How to secure a blockchain: 3 things business leaders need to know

With companies across industries adopting blockchain technologies, security concerns remain, according to the World Economic Forum.

Blockchain implementation: Top security risks for the enterprise At RSA 2019, Charles Henderson of IBM X-Force Red explained the cybersecurity challenges involved in bringing blockchain to the enterprise.

Business leaders across industries are investigating how to leverage the benefits of blockchain technologies, but security remains a top concern, according to a recent report from the World Economic Forum (WEF).

Blockchain adoption is steadily increasing, according to Gartner research, moving from about 1% of organizations running product pilots to 3.3% in the past year. While blockchain can offer several security benefits, including cryptography, immutability, and decentralization, business leaders still struggle with questions around the best technical approaches to the technology, and how attackers could compromise it, the WEF report noted.

SEE: What is blockchain? Understanding the technology and the revolution (free PDF) (TechRepublic)

Here are three key factors business leaders must consider when it comes to securing the blockchain:

1. Security is not just a technical problem, it is a leadership problem

While organizations are increasingly understanding the importance of cybersecurity in the digital age, many companies still lack a cybersecurity leader, indicating that it is not considered an important business function, the report noted.

Tips for leaders:

⦁ Establish a security leadership position in your organization and ensure that they are empowered to take action where necessary. This leader needs to be able to effectively advocate for the security needs of the organization, particularly when security needs come into conflict with the functional needs of the organization.

⦁ Educate yourself on core secure design principles in order to be better informed when interacting with your designated security leader. This ultimately makes you more effective in stewarding this domain, for which you are ultimately responsible.

2. Exploitation is not just a result of attacker capabilities, but also of developer errors

While cybercriminals are capable of launching increasingly sophisticated attacks, the most common exploits result from an organization's failure to understand and implement effective security measures, the report noted.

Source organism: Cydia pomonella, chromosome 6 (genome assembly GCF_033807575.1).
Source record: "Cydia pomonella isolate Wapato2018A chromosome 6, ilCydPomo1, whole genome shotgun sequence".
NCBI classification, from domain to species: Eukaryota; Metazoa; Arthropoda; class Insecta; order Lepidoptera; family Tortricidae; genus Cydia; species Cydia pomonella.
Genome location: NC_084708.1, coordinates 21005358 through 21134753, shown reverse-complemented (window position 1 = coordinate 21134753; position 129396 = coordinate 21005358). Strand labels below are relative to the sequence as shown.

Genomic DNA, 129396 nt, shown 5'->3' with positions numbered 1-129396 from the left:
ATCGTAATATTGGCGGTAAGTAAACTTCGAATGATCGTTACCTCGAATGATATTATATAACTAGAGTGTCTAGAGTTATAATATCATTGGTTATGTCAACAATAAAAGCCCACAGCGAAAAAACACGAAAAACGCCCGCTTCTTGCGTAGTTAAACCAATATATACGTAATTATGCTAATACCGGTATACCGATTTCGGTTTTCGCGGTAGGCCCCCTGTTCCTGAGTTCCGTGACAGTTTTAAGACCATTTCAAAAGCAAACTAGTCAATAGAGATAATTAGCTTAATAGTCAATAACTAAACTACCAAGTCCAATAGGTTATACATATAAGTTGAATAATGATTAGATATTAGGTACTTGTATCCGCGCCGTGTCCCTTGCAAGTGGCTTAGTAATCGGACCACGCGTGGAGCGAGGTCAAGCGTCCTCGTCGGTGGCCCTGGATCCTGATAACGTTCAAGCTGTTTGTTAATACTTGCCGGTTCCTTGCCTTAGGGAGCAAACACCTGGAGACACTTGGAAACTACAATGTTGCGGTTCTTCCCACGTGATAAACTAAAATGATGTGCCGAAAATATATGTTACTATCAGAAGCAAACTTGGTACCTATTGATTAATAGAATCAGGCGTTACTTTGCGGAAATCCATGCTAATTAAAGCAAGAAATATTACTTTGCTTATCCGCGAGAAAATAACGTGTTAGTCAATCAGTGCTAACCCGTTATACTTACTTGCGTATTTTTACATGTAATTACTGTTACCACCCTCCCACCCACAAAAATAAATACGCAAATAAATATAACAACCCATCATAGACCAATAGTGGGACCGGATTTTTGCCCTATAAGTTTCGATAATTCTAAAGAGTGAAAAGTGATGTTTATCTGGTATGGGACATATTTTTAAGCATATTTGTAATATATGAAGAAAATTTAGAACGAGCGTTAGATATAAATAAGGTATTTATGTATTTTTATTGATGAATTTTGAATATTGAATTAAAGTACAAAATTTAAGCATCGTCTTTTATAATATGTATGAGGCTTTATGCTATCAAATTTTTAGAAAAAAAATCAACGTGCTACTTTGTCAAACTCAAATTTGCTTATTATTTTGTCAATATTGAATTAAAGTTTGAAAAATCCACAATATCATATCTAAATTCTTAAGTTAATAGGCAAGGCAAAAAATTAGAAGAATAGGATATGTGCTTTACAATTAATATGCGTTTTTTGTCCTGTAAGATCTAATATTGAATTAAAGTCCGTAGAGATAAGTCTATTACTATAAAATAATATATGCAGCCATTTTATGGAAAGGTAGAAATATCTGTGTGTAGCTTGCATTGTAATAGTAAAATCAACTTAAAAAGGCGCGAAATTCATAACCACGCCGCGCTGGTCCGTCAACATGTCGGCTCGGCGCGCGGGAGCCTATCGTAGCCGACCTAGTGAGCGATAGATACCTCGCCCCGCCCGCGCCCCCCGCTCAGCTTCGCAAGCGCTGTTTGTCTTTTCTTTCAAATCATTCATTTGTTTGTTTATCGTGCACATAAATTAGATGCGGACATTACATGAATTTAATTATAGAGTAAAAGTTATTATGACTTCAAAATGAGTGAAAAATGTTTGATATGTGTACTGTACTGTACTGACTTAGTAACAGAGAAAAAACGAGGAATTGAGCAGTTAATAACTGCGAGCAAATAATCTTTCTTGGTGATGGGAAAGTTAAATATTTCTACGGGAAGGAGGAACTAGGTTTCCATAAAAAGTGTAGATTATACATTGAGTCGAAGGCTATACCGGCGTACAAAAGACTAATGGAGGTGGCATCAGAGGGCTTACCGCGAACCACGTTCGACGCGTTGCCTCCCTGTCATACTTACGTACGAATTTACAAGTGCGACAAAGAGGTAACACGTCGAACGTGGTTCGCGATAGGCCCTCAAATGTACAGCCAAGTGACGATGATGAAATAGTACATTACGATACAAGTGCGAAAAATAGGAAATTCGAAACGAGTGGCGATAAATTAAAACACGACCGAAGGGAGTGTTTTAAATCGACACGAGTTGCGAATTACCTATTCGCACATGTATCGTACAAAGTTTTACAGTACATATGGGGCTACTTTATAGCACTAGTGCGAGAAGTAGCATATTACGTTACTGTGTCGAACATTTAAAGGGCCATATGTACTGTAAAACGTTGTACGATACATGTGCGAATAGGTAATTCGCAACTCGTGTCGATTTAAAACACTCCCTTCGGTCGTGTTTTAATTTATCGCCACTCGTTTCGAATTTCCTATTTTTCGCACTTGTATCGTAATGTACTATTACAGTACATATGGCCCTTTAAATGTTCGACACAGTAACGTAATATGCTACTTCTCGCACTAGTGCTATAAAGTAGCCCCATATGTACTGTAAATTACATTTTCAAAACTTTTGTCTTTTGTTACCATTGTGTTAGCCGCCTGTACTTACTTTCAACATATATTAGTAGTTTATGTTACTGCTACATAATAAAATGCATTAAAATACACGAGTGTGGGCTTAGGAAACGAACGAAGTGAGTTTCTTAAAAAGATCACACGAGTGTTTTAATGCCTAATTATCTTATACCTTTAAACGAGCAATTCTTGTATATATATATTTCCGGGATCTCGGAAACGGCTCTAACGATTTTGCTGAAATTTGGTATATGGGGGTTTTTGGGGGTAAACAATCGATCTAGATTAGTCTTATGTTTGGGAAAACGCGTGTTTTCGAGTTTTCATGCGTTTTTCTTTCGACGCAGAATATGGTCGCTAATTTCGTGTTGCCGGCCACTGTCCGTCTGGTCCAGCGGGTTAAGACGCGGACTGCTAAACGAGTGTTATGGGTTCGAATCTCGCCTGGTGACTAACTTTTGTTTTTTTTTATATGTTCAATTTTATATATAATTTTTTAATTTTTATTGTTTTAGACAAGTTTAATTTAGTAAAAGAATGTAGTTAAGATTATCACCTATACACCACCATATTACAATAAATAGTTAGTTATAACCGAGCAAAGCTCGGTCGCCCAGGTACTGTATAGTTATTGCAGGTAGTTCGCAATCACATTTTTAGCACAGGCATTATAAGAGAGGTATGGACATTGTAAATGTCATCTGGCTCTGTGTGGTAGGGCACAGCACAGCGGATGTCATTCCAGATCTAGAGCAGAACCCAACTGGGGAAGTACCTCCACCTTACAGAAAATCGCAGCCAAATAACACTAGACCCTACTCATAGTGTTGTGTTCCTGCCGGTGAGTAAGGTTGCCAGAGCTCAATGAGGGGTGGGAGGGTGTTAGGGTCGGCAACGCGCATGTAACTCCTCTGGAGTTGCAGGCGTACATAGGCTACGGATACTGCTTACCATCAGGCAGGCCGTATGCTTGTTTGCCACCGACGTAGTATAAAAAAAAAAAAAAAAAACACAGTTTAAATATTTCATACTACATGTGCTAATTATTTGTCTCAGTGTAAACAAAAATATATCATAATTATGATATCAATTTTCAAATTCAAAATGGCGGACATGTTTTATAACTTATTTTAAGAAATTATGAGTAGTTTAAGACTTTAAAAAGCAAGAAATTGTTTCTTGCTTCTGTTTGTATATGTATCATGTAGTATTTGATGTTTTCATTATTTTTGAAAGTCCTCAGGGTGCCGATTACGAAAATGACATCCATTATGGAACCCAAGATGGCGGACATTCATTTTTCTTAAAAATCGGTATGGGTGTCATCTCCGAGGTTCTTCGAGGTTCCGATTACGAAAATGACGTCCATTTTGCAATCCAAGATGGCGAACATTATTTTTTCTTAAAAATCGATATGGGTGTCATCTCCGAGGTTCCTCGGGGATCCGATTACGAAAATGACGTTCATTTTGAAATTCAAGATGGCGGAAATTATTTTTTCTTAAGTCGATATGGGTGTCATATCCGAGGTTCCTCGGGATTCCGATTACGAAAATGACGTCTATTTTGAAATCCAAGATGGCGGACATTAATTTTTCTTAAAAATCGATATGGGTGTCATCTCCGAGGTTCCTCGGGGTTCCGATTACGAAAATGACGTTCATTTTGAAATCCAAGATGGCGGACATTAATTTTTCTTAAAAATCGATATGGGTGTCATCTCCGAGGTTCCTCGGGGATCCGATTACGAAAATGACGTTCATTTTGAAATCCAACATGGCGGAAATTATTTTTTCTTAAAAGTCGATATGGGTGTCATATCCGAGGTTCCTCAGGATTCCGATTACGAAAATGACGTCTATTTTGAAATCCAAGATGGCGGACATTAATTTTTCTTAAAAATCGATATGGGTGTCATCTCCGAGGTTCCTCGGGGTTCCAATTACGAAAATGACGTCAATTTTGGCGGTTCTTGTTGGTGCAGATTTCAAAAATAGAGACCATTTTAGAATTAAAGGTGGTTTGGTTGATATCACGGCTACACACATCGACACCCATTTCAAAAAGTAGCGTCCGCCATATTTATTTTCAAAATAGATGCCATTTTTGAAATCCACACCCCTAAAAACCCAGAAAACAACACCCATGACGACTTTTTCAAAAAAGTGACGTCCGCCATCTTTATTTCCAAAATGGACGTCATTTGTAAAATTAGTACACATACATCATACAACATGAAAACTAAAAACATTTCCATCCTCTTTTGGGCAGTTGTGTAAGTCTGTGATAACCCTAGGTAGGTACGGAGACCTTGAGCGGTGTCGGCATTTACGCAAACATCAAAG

Tips for leaders:

⦁ Train your developers on security. They don't need to become the next celebrity at the annual security conclave DEF CON, they just need to understand the core principles of security - particularly cryptography, given its core application to blockchain - and how to implement these principles in the solutions they are building.

⦁ Recognize that the security essentials matter just as much as - if not more than - the exotic novelties. This calls for an important leadership mindset shift because, unlike worrying about the unknown, you have a tremendous amount of control over assessing your own technology for the ways in which attackers of all skills might try to exploit common developer mistakes.

3. While attackers do compromise a blockchain itself, they more commonly exploit the configuration of the technology leveraging a blockchain

In keeping with the above, attackers most often try to compromise human error in the deployment of the blockchain, rather than the blockchain itself, to get the most bang for their buck, according to the report.

Tips for leaders:

⦁ Build out your threat model to understand who your potential adversaries are; why they are interested in exploiting your system; what types of skill they have; and what types of resources they have.

⦁ Ensure your organization has the requisite security talent. You need the right specialists to help you pursue your security mission.

⦁ Partner with an independent, third-party security expert. Whether instead of, or in addition to your own in-house talent, you need experts on your side who have an independent perspective, free from any political bias that may exist in the organization, and who spend all of their time studying how to defend against the adversary.

"Effective security leadership may be difficult, but it is achievable," the report stated. "As a leader, if you can break down the security challenge into its core components, you can then build out an action plan to address the root issues. Blockchain technologies are revolutionary in many ways, but the simple fact that blockchain is different need not require a wholly new security paradigm."

For more, check out What CIOs need to know about getting started with blockchain on TechRepublic.

Also see

istock-935705246.jpg
Image: iStockphoto/ismagilov